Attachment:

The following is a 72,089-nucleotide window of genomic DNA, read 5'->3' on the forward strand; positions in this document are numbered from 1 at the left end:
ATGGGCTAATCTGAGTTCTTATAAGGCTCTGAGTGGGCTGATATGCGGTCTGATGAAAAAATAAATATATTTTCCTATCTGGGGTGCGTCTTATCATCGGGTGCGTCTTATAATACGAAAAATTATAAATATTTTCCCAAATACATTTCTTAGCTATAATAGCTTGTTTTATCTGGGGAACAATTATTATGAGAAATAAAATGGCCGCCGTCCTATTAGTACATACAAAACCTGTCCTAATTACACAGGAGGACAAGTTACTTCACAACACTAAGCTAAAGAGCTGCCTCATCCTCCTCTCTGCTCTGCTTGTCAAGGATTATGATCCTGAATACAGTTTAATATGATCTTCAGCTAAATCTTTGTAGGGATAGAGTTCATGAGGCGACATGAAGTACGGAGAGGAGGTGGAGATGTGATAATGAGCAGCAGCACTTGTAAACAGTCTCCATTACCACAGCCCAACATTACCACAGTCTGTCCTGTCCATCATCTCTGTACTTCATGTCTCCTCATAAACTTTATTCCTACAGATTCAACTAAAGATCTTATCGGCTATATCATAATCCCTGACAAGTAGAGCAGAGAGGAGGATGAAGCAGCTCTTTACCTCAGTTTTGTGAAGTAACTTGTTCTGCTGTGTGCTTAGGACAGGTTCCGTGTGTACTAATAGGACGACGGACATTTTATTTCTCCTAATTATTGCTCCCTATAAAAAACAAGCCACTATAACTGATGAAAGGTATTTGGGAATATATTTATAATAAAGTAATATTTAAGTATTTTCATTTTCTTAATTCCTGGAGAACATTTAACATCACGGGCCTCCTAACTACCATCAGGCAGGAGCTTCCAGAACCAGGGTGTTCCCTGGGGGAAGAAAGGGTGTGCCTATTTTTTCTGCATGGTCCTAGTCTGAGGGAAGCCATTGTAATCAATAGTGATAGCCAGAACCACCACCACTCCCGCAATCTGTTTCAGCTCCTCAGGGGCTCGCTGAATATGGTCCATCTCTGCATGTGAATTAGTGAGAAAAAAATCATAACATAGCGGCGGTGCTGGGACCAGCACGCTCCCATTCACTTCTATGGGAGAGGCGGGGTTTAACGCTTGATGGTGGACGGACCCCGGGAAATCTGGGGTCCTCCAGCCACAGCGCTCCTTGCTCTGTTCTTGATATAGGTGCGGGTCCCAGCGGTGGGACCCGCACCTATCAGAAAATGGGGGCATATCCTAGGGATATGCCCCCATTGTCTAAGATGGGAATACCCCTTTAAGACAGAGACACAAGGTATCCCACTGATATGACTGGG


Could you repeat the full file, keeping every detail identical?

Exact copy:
The following is a 72,089-nucleotide window of genomic DNA, read 5'->3' on the forward strand; positions in this document are numbered from 1 at the left end:
ATGGGCTAATCTGAGTTCTTATAAGGCTCTGAGTGGGCTGATATGCGGTCTGATGAAAAAATAAATATATTTTCCTATCTGGGGTGCGTCTTATCATCGGGTGCGTCTTATAATACGAAAAATTATAAATATTTTCCCAAATACATTTCTTAGCTATAATAGCTTGTTTTATCTGGGGAACAATTATTATGAGAAATAAAATGGCCGCCGTCCTATTAGTACATACAAAACCTGTCCTAATTACACAGGAGGACAAGTTACTTCACAACACTAAGCTAAAGAGCTGCCTCATCCTCCTCTCTGCTCTGCTTGTCAAGGATTATGATCCTGAATACAGTTTAATATGATCTTCAGCTAAATCTTTGTAGGGATAGAGTTCATGAGGCGACATGAAGTACGGAGAGGAGGTGGAGATGTGATAATGAGCAGCAGCACTTGTAAACAGTCTCCATTACCACAGCCCAACATTACCACAGTCTGTCCTGTCCATCATCTCTGTACTTCATGTCTCCTCATAAACTTTATTCCTACAGATTCAACTAAAGATCTTATCGGCTATATCATAATCCCTGACAAGTAGAGCAGAGAGGAGGATGAAGCAGCTCTTTACCTCAGTTTTGTGAAGTAACTTGTTCTGCTGTGTGCTTAGGACAGGTTCCGTGTGTACTAATAGGACGACGGACATTTTATTTCTCCTAATTATTGCTCCCTATAAAAAACAAGCCACTATAACTGATGAAAGGTATTTGGGAATATATTTATAATAAAGTAATATTTAAGTATTTTCATTTTCTTAATTCCTGGAGAACATTTAACATCACGGGCCTCCTAACTACCATCAGGCAGGAGCTTCCAGAACCAGGGTGTTCCCTGGGGGAAGAAAGGGTGTGCCTATTTTTTCTGCATGGTCCTAGTCTGAGGGAAGCCATTGTAATCAATAGTGATAGCCAGAACCACCACCACTCCCGCAATCTGTTTCAGCTCCTCAGGGGCTCGCTGAATATGGTCCATCTCTGCATGTGAATTAGTGAGAAAAAAATCATAACATAGCGGCGGTGCTGGGACCAGCACGCTCCCATTCACTTCTATGGGAGAGGCGGGGTTTAACGCTTGATGGTGGACGGACCCCGGGAAATCTGGGGTCCTCCAGCCACAGCGCTCCTTGCTCTGTTCTTGATATAGGTGCGGGTCCCAGCGGTGGGACCCGCACCTATCAGAAAATGGGGGCATATCCTAGGGATATGCCCCCATTGTCTAAGATGGGAATACCCCTTTAAGACAGAGACACAAGGTATCCCACTGATATGACTGGG